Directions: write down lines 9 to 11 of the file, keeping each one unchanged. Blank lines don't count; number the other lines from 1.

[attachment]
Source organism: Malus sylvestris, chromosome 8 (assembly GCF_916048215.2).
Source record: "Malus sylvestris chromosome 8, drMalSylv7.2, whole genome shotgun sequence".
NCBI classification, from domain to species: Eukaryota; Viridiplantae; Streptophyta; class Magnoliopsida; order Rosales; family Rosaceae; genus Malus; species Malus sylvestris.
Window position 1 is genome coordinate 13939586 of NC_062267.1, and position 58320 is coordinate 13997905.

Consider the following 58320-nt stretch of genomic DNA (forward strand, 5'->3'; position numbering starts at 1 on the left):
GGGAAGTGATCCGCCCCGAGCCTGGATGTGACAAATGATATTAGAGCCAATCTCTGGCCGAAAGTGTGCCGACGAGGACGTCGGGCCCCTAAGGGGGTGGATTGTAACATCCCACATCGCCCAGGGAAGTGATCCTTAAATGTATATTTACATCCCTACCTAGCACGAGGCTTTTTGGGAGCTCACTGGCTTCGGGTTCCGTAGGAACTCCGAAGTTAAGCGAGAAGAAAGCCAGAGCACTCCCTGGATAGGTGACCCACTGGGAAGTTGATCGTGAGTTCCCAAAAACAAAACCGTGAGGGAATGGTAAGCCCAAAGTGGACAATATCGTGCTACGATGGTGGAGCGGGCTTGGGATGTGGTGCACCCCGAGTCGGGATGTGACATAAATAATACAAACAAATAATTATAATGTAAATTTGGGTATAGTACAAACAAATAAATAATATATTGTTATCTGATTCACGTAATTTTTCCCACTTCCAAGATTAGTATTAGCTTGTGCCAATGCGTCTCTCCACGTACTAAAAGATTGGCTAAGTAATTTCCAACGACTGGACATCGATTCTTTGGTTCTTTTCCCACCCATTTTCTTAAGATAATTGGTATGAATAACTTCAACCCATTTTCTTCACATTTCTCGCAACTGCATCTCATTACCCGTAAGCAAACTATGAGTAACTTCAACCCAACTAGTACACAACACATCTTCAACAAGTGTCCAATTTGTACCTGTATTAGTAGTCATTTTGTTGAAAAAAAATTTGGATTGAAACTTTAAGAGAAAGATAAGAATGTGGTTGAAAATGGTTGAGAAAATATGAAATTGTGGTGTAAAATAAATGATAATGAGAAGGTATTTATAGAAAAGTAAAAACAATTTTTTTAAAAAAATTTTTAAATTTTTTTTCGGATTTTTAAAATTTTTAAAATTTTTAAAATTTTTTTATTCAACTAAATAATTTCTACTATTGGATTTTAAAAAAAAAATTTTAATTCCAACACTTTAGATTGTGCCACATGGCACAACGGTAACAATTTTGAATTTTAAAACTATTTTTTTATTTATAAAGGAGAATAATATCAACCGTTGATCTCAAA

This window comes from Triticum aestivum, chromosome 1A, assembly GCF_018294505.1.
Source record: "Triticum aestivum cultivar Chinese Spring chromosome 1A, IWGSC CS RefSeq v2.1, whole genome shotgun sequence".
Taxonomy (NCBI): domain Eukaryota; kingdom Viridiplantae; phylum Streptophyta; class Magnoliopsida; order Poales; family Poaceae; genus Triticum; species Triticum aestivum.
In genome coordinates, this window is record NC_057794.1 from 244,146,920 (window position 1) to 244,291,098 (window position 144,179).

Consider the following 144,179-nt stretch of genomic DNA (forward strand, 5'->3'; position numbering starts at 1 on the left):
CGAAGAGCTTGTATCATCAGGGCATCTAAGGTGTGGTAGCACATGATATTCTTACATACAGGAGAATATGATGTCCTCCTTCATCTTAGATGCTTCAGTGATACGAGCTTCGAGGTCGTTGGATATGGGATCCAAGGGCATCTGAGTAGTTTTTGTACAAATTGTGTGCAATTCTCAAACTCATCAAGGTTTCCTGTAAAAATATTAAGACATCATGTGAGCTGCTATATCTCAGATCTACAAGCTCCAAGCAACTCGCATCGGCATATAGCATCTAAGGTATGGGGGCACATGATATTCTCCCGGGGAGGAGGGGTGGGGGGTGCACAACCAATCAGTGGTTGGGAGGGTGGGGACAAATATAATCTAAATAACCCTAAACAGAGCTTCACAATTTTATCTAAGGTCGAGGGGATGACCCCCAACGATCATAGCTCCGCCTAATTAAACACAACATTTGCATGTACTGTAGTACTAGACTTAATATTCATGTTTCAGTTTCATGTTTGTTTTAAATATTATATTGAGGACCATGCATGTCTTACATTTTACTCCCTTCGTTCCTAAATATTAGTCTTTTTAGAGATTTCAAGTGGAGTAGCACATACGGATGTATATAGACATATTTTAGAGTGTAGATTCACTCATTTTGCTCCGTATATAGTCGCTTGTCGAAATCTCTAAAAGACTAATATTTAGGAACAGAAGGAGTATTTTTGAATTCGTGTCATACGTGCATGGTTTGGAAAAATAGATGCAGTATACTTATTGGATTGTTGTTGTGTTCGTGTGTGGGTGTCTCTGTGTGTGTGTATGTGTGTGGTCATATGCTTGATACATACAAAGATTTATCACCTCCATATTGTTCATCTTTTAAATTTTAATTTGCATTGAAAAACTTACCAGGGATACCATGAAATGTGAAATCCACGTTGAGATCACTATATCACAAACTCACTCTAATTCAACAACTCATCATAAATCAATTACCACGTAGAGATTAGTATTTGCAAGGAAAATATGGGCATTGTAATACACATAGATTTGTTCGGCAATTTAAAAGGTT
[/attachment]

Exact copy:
Taxonomy (NCBI): domain Eukaryota; kingdom Viridiplantae; phylum Streptophyta; class Magnoliopsida; order Poales; family Poaceae; genus Triticum; species Triticum aestivum.
In genome coordinates, this window is record NC_057794.1 from 244,146,920 (window position 1) to 244,291,098 (window position 144,179).

Consider the following 144,179-nt stretch of genomic DNA (forward strand, 5'->3'; position numbering starts at 1 on the left):